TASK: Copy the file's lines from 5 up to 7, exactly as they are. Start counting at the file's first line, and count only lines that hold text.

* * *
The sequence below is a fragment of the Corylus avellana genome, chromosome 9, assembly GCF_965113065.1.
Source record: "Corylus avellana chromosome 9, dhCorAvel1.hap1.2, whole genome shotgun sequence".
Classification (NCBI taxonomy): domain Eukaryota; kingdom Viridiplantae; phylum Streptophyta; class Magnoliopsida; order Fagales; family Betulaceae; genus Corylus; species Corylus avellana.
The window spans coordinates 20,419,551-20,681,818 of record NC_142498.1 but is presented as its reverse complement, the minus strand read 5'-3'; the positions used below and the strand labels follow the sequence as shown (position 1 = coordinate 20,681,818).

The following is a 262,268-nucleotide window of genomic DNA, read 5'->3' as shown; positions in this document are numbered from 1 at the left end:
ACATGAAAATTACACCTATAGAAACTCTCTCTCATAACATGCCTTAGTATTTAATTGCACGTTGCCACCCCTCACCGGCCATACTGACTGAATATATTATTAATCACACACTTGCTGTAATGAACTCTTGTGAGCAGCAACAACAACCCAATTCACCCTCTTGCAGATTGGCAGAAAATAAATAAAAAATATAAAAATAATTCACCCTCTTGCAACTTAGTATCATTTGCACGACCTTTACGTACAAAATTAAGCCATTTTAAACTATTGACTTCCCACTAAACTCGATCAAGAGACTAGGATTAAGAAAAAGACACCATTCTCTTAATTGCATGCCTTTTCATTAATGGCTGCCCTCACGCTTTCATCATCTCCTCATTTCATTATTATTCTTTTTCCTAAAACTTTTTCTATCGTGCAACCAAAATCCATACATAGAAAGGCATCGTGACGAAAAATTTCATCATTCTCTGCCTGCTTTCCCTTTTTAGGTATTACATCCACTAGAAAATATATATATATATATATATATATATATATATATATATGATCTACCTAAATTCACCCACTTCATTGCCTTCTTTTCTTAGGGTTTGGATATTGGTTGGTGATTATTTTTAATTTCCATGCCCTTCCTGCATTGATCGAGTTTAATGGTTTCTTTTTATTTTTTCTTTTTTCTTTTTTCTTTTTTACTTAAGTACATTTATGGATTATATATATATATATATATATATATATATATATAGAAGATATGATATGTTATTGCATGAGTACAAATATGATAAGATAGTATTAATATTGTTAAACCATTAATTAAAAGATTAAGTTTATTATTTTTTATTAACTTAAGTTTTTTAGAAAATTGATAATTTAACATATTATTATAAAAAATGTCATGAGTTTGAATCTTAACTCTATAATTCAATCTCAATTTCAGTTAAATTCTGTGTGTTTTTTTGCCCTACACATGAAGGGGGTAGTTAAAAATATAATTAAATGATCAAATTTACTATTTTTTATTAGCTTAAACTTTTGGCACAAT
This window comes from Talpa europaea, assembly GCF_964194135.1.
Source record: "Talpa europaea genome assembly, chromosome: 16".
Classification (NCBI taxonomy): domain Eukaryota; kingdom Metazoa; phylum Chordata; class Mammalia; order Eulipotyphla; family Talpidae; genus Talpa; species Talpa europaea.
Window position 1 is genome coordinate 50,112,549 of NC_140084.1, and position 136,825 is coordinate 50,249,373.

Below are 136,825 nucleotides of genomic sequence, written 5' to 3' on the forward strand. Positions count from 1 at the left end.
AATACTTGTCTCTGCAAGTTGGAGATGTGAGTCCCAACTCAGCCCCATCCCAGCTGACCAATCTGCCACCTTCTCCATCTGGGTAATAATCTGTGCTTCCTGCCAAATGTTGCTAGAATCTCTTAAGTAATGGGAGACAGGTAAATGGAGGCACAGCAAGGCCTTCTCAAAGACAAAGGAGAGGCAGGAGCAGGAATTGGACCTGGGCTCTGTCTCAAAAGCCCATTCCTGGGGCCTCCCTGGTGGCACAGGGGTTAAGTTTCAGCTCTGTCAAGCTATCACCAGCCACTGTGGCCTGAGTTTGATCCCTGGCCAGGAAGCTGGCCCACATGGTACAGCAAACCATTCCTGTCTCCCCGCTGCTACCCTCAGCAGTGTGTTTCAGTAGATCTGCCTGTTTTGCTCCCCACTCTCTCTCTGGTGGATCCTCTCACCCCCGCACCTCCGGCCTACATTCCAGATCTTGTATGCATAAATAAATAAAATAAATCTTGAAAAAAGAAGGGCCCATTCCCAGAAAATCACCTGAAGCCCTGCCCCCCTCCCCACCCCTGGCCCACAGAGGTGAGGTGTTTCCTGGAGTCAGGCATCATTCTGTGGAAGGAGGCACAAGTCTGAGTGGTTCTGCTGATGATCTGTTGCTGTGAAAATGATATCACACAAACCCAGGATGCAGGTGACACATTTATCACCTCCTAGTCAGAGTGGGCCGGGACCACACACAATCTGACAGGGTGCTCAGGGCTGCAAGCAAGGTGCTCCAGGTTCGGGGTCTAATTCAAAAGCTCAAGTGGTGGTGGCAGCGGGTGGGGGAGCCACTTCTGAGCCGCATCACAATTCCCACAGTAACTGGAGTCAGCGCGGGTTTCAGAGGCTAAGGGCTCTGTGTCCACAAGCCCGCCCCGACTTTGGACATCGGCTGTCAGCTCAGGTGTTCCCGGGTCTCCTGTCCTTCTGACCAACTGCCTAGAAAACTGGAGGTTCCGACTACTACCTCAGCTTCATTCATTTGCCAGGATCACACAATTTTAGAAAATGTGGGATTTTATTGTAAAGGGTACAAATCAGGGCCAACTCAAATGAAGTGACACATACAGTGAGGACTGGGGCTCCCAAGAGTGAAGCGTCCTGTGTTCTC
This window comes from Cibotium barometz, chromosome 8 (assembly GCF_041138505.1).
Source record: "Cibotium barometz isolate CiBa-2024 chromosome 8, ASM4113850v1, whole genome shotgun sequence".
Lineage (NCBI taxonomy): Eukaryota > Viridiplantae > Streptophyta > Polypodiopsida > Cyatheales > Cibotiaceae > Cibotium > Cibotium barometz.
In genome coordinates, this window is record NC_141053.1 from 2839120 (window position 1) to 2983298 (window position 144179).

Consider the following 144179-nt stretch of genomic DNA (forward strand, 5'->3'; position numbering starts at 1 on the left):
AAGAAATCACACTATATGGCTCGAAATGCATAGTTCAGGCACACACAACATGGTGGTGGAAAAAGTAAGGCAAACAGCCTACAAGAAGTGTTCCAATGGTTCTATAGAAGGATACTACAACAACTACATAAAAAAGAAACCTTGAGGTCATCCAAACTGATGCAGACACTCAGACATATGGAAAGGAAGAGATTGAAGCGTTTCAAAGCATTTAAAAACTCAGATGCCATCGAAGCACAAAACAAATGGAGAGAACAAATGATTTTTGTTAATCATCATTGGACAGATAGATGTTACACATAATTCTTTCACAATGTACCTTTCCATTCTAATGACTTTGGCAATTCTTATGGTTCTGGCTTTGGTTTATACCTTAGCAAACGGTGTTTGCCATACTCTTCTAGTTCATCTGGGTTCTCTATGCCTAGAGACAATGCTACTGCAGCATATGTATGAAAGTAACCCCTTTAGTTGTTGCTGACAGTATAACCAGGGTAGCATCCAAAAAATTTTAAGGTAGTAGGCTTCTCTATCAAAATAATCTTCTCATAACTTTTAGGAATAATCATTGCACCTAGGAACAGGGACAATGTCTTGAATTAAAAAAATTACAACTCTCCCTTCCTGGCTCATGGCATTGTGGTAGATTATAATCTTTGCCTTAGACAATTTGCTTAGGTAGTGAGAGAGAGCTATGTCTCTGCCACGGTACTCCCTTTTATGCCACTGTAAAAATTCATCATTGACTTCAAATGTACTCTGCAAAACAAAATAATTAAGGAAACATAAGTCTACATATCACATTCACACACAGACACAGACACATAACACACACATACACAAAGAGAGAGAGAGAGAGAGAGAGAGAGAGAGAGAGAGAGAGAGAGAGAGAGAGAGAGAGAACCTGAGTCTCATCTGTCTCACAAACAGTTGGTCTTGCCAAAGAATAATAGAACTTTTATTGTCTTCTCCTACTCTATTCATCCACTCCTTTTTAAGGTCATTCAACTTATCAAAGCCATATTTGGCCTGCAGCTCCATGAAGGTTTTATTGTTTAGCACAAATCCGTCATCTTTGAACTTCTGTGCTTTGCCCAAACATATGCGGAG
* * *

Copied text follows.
The following is a 262,268-nucleotide window of genomic DNA, read 5'->3' as shown; positions in this document are numbered from 1 at the left end:
ACATGAAAATTACACCTATAGAAACTCTCTCTCATAACATGCCTTAGTATTTAATTGCACGTTGCCACCCCTCACCGGCCATACTGACTGAATATATTATTAATCACACACTTGCTGTAATGAACTCTTGTGAGCAGCAACAACAACCCAATTCACCCTCTTGCAGATTGGCAGAAAATAAATAAAAAATATAAAAATAATTCACCCTCTTGCAACTTAGTATCATTTGCACGACCTTTACGTACAAAATTAAGCCATTTTAAACTATTGACTTCCCACTAAACTCGATCAAGAGACTAGGATTAAGAAAAAGACACCATTCTCTTAATTGCATGCCTTTTCATTAATGGCTGCCCTCACGCTTTCATCATCTCCTCATTTCATTATTATTCTTTTTCCTAAAACTTTTTCTATCGTGCAACCAAAATCCATACATAGAAAGGCATCGTGACGAAAAATTTCATCATTCTCTGCCTGCTTTCCCTTTTTAGGTATTACATCCACTAGAAAATATATATATATATATATATATATATATATATATATATGATCTACCTAAATTCACCCACTTCATTGCCTTCTTTTCTTAGGGTTTGGATATTGGTTGGTGATTATTTTTAATTTCCATGCCCTTCCTGCATTGATCGAGTTTAATGGTTTCTTTTTATTTTTTCTTTTTTCTTTTTTCTTTTTTACTTAAGTACATTTATGGATTATATATATATATATATATATATATATATATATAGAAGATATGATATGTTATTGCATGAGTACAAATATGATAAGATAGTATTAATATTGTTAAACCATTAATTAAAAGATTAAGTTTATTATTTTTTATTAACTTAAGTTTTTTAGAAAATTGATAATTTAACATATTATTATAAAAAATGTCATGAGTTTGAATCTTAACTCTATAATTCAATCTCAATTTCAGTTAAATTCTGTGTGTTTTTTTGCCCTACACATGAAGGGGGTAGTTAAAAATATAATTAAATGATCAAATTTACTATTTTTTATTAGCTTAAACTTTTGGCACAAT
This window comes from Talpa europaea, assembly GCF_964194135.1.